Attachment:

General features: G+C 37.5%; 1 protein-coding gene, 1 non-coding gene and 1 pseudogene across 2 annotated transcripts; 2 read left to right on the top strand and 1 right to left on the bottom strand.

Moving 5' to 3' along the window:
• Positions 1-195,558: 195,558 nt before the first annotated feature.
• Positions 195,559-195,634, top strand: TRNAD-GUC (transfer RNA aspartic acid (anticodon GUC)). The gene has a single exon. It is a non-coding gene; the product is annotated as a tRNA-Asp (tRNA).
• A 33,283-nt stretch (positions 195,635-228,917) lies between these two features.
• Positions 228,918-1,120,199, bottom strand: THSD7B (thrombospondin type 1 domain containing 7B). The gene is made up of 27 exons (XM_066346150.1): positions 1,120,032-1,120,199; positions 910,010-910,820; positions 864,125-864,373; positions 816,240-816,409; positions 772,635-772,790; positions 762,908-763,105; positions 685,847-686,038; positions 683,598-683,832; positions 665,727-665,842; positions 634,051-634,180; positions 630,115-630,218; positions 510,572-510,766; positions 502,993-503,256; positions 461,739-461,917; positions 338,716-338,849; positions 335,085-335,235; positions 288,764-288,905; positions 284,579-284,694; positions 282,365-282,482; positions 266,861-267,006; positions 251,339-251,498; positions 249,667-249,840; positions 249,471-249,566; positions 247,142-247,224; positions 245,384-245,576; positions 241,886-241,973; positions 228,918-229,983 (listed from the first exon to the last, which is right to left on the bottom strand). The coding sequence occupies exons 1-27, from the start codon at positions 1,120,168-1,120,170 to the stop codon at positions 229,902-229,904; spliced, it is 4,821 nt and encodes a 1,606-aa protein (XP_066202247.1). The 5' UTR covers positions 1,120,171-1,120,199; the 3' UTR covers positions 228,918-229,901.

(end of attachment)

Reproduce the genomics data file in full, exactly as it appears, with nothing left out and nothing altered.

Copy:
General features: G+C 37.5%; 1 protein-coding gene, 1 non-coding gene and 1 pseudogene across 2 annotated transcripts; 2 read left to right on the top strand and 1 right to left on the bottom strand.

Moving 5' to 3' along the window:
• Positions 1-195,558: 195,558 nt before the first annotated feature.
• Positions 195,559-195,634, top strand: TRNAD-GUC (transfer RNA aspartic acid (anticodon GUC)). The gene has a single exon. It is a non-coding gene; the product is annotated as a tRNA-Asp (tRNA).
• A 33,283-nt stretch (positions 195,635-228,917) lies between these two features.
• Positions 228,918-1,120,199, bottom strand: THSD7B (thrombospondin type 1 domain containing 7B). The gene is made up of 27 exons (XM_066346150.1): positions 1,120,032-1,120,199; positions 910,010-910,820; positions 864,125-864,373; positions 816,240-816,409; positions 772,635-772,790; positions 762,908-763,105; positions 685,847-686,038; positions 683,598-683,832; positions 665,727-665,842; positions 634,051-634,180; positions 630,115-630,218; positions 510,572-510,766; positions 502,993-503,256; positions 461,739-461,917; positions 338,716-338,849; positions 335,085-335,235; positions 288,764-288,905; positions 284,579-284,694; positions 282,365-282,482; positions 266,861-267,006; positions 251,339-251,498; positions 249,667-249,840; positions 249,471-249,566; positions 247,142-247,224; positions 245,384-245,576; positions 241,886-241,973; positions 228,918-229,983 (listed from the first exon to the last, which is right to left on the bottom strand). The coding sequence occupies exons 1-27, from the start codon at positions 1,120,168-1,120,170 to the stop codon at positions 229,902-229,904; spliced, it is 4,821 nt and encodes a 1,606-aa protein (XP_066202247.1). The 5' UTR covers positions 1,120,171-1,120,199; the 3' UTR covers positions 228,918-229,901.